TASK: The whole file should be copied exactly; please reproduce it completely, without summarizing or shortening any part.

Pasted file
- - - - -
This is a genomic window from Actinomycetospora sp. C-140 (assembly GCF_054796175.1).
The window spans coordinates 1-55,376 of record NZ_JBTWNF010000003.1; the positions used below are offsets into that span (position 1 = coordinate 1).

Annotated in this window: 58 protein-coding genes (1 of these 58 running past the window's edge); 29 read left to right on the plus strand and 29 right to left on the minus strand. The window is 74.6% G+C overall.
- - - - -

This is a genomic window from Actinomycetospora sp. C-140 (assembly GCF_054796175.1).
The window spans coordinates 1-55,376 of record NZ_JBTWNF010000003.1; the positions used below are offsets into that span (position 1 = coordinate 1).

Annotated in this window: 58 protein-coding genes (1 of these 58 running past the window's edge); 29 read left to right on the plus strand and 29 right to left on the minus strand. The window is 74.6% G+C overall.